Tuesday, March 3, 2009

cat and string

The term UFO implies a lot, and by definition, it’s unknown. How can I wrap my head around something so utterly strange, something that, no matter how you look at it, remains unknowable.

Here’s something that helps me. I use a piece of string when I play with my cat, I stand in the kitchen and wiggle it around, and my cat just goes nuts. I never really let her “catch” the string, I try and keep it just an inch in front of her. Sometimes she’ll manage to get it in her claws, but I’ll snap it away and out of reach.

Does she think the string is alive?

I can’t help but think this is exactly what’s happening to us. To me, this phenomenon is similar to that piece of string. It wiggles out in front of us, but it’s simply impossible to catch. Does my cat have a way to perceive the string as a string? Maybe, but she doesn’t seem to be that insightful, her reality is that it’s a wonderful and special living thing that magically amplifies her very being. The string-game can get so overwhelming that she gets positively unhinged with excitement.

And the experiences described by the abductees may be impossible to accurately perceive. This bizarre experience is, like the string, capable of overwhelming and unhinging.

Do we say that the UFO occupants are visiting us in the same way my cat would say the string is alive?

One thing that draws me to this subject is that, at it’s core, it’s just such a intensely wonderful and scary story. I used to love spooky campfire stories as a child. Now as an adult, I still crave that mysterious thrill, and the UFO phenomenon fulfills that need. Is there something universal about our need for a scary story? Do “they” know about that need, and frame the experience in a way that will satisfy us on some deep level.

These stories are so elusive. We want to be able to “kick the tires” of this experience. But it just doesn’t happen. As soon as we get close to a clue or answer, it has a way of skittering away, just out of our reach, like the string on my kitchen floor.

My cat needs to play the string game to truly fulfill her cat-ness. Do we need the experience of trying to confront an elusive mystery, to truly fulfill our human-ness? A pragmatic scientist would say no, but what would a primitive shaman say?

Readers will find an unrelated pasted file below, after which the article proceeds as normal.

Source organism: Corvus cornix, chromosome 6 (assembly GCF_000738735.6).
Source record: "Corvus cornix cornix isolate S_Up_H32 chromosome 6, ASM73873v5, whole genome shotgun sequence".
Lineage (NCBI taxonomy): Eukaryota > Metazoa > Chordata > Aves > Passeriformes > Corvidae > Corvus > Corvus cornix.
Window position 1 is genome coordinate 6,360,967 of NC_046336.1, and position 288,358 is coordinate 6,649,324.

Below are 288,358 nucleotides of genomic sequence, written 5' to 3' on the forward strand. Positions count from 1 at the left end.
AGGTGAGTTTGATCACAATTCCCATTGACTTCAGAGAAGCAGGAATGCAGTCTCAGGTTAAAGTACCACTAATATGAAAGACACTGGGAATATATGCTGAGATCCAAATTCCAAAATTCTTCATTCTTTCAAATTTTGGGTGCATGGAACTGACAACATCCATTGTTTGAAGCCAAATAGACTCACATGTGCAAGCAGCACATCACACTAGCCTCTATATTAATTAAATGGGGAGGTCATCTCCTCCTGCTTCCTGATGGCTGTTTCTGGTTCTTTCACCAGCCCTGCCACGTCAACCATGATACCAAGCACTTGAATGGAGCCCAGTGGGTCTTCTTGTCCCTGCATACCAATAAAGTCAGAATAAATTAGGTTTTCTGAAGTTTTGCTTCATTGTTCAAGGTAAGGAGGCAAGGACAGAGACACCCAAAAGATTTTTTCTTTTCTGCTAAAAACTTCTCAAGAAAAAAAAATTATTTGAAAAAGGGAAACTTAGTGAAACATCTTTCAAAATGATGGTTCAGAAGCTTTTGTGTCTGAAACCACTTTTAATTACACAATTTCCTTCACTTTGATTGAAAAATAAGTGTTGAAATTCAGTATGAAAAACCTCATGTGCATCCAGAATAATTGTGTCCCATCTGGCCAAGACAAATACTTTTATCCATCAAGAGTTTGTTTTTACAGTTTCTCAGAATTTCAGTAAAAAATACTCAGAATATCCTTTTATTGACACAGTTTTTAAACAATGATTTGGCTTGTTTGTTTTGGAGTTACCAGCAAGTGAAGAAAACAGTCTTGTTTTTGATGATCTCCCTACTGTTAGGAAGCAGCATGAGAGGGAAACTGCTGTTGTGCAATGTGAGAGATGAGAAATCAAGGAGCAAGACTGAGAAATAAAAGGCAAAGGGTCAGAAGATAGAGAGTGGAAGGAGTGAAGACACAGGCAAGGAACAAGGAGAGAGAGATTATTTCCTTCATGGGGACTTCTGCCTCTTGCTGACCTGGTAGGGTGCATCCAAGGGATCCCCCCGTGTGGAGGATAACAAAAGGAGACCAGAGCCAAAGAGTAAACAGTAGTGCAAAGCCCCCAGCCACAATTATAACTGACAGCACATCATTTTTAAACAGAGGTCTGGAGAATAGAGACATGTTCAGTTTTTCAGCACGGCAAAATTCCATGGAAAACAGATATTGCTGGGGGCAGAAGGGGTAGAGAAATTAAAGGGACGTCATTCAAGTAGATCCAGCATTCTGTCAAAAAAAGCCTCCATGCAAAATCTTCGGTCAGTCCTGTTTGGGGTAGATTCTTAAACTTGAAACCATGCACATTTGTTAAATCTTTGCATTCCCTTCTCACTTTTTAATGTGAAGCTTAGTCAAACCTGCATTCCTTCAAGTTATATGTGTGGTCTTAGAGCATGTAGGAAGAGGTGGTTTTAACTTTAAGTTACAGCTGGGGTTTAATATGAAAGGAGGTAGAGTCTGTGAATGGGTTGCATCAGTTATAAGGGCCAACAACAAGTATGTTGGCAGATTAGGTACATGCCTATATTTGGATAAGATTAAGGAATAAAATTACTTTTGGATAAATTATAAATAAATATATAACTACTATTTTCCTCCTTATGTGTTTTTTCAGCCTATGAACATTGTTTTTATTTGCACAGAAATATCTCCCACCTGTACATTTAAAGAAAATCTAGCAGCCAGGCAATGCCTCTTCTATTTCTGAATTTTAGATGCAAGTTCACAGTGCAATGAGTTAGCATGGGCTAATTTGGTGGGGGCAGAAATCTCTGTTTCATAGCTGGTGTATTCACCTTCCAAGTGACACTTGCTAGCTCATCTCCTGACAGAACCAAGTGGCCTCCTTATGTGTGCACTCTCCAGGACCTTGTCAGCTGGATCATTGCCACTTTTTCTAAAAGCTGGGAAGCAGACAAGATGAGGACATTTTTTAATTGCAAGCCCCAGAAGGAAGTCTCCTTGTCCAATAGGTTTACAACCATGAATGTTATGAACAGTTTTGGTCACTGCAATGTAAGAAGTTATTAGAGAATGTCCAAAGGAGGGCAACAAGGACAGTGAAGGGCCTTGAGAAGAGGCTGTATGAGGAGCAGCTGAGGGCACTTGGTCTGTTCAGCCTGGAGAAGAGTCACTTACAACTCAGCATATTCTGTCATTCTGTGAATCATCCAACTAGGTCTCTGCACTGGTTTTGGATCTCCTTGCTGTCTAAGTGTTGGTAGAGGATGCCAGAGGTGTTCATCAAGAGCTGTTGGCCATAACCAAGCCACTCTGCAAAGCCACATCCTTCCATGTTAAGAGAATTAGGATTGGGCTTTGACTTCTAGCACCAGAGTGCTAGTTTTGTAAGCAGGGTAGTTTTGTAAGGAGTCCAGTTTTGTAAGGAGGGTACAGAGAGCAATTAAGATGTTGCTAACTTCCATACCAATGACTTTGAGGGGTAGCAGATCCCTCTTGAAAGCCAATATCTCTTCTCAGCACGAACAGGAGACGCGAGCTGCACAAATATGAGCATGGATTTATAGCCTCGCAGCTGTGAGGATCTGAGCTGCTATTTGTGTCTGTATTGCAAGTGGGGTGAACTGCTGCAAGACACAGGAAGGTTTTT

My cat and I are connected to each other when we play the string game. So then, what are we connected to?

This essay (above) was my VERY first posting on this blog. Look below, you'll see that Mac Tonnies left the VERY first comment. We have both written essays about cats as a metaphor for humanities interaction with UFOs.

These essays were the genesis for two more postings, HERE and HERE.
AUDIO essay with Mac and me reading similar essays:
Posted Feb 11th 2010


Mac said...

Have you read my essay about cats and laser pointers? We're on the same page!

hunter said...

i think we probably need many strings, or at least we think we do. at any one time i am 'chasing' any number of things, or strings, many of them as elusive as the one you dangle for your kitty. i wonder what it would feel like, and what lessons we might learn if we let the strings dance and conciously decide to not be attracted, or distracted by them?

Anonymous said...

Totally strange and synchronous!

Jonathan said...

The person who opened my mind to UFOs was an English literature professor. Being a 22-year-old undergraduate the knew everything I threw disdainful questions about him. Amongst my incredulity I remember asking him questions about why would they do this or that. His answer is always stuck with me. You said when we look at alien activity and try to discern their agenda or purpose, we're in the exact same position as a cat, watching a man reading the newspaper, wondering why he's doing what he is doing.